The fourth doctor had barely closed the door behind her when, looking at the limp blonde cherub in my lap, she admitted she had seen this before. At least one too many times before.

She brought in a gaggle of med students. She pointed out each of the physical symptoms in our daughter:

The rash across her face and temples resembling the silhouette of a butterfly.

The purple-brown spots and smears, called heliotrope, on her eyelids.

The reddish alligator-like skin, known as Gottron papules, covering the knuckles of her hands.

The onset of crippling muscle weakness in her legs and upper body.

She then had an assistant bring in a handful of pages photocopied from an old medical textbook. She handed them to my wife, whose birthday it happened to be that day.

This was her gift — a diagnosis for her little girl.

That was seven years ago — Oct. 2, 2002 — the day our daughter was found to have juvenile dermatomyositis, one of a family of rare autoimmune diseases that can have debilitating and even fatal consequences when not treated quickly and effectively.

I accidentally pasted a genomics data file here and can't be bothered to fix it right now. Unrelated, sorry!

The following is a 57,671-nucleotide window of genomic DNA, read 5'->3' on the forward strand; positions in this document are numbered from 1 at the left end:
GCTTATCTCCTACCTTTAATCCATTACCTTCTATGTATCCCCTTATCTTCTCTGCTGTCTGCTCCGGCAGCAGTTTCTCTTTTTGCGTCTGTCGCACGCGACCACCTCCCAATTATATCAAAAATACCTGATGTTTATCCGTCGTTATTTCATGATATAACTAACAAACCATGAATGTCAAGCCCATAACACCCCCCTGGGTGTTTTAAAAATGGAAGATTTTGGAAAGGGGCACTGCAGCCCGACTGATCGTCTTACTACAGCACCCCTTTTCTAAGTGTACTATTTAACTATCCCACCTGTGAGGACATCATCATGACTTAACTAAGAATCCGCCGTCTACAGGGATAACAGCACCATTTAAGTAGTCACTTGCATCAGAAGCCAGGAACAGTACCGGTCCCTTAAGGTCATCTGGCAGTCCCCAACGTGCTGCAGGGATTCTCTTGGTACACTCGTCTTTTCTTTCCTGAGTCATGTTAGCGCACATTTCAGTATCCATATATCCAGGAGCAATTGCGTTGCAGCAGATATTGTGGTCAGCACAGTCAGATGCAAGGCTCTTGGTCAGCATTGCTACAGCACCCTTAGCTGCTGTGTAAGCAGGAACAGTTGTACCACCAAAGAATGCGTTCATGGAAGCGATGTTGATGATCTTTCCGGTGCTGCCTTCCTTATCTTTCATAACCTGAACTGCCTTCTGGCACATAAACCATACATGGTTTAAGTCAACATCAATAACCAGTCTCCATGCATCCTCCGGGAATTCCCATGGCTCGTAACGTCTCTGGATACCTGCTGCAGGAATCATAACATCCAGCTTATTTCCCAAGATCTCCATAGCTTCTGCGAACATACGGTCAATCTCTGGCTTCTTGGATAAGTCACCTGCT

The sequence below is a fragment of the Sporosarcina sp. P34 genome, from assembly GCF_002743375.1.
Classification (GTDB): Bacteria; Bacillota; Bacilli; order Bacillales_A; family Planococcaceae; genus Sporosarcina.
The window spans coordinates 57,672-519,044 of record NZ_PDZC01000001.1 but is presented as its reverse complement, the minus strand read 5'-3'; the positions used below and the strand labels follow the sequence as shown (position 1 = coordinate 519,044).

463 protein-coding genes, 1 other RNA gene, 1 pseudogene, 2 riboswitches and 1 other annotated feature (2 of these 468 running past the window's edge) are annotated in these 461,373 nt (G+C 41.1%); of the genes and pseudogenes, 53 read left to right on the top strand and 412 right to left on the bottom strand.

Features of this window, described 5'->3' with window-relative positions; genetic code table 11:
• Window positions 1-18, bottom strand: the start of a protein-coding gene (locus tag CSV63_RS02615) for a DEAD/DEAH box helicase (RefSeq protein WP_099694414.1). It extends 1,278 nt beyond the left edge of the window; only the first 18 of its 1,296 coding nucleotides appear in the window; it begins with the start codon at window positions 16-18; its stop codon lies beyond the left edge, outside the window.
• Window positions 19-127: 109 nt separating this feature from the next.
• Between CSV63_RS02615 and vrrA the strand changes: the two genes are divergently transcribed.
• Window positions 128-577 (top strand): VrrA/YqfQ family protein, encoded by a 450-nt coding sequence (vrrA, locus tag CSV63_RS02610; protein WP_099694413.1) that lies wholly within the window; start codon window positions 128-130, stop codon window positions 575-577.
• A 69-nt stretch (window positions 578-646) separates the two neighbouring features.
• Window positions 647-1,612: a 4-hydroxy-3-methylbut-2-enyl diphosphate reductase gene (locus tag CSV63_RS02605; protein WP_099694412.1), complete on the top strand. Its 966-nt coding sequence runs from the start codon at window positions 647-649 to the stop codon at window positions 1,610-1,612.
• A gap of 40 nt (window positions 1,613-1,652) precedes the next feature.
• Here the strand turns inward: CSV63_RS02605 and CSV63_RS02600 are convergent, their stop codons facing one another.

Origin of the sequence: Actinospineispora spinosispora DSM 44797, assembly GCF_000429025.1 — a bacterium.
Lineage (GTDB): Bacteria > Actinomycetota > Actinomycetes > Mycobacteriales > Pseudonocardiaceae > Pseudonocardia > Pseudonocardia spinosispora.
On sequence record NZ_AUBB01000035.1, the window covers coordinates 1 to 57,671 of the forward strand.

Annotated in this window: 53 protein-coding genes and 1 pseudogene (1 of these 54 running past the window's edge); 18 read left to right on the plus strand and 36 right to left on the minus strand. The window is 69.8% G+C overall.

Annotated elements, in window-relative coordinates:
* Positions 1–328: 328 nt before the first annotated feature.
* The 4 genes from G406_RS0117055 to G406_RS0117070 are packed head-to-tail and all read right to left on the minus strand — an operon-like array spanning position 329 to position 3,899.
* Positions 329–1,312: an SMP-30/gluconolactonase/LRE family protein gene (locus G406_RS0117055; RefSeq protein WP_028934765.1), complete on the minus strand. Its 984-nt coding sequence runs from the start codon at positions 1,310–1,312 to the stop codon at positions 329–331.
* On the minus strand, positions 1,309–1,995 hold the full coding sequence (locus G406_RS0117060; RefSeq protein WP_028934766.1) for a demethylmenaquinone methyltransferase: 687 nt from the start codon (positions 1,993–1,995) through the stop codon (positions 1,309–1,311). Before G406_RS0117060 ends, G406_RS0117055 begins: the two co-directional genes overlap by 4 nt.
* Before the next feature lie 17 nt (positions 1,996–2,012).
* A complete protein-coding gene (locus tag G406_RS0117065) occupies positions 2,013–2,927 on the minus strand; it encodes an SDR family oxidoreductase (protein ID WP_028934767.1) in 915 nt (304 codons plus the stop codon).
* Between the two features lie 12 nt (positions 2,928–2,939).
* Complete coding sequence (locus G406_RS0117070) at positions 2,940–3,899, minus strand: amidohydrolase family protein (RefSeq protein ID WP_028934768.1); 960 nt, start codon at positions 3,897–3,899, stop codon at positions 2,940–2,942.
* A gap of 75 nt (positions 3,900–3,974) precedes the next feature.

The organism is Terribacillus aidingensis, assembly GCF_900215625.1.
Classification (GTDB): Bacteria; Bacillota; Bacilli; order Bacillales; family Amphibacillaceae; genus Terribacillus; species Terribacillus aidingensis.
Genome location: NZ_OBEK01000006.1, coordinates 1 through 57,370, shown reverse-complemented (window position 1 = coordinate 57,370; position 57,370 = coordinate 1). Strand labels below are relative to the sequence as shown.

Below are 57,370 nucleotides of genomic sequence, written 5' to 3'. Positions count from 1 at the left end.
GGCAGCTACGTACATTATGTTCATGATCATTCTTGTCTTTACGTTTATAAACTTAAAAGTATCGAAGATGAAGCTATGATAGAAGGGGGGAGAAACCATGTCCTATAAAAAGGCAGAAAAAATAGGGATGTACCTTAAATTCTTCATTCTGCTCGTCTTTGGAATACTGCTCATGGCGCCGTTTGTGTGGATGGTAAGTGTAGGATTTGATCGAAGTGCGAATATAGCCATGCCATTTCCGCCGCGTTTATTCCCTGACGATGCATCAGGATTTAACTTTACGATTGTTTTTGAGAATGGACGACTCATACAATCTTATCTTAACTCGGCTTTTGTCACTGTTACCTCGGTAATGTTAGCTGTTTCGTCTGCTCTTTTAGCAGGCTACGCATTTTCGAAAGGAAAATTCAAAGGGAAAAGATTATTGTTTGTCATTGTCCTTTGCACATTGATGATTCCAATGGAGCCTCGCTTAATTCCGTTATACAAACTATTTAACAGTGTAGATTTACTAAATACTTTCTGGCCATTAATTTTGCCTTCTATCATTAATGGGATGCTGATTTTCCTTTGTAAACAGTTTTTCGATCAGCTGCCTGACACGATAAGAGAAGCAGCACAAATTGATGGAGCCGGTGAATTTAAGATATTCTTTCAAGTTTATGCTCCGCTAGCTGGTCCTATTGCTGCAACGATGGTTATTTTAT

Our daughter’s first year with the disease consisted of surgical procedures, intravenous infusions, staph infections, pulmonary treatments and worry. Her muscles were too weak for her to walk or swallow solid food for several months. When not in the hospital, she sat on our living room couch, propped up by pillows so she wouldn’t tip over, as medicine or nourishment dripped from a bag into her body.

Our daughter, Thing 1, Megan, now age 9, remembers little of that today when she dances or sings or plays soccer. All that remain with her are scars, six to be exact, and the array of pills she takes twice a day to help keep the disease at bay.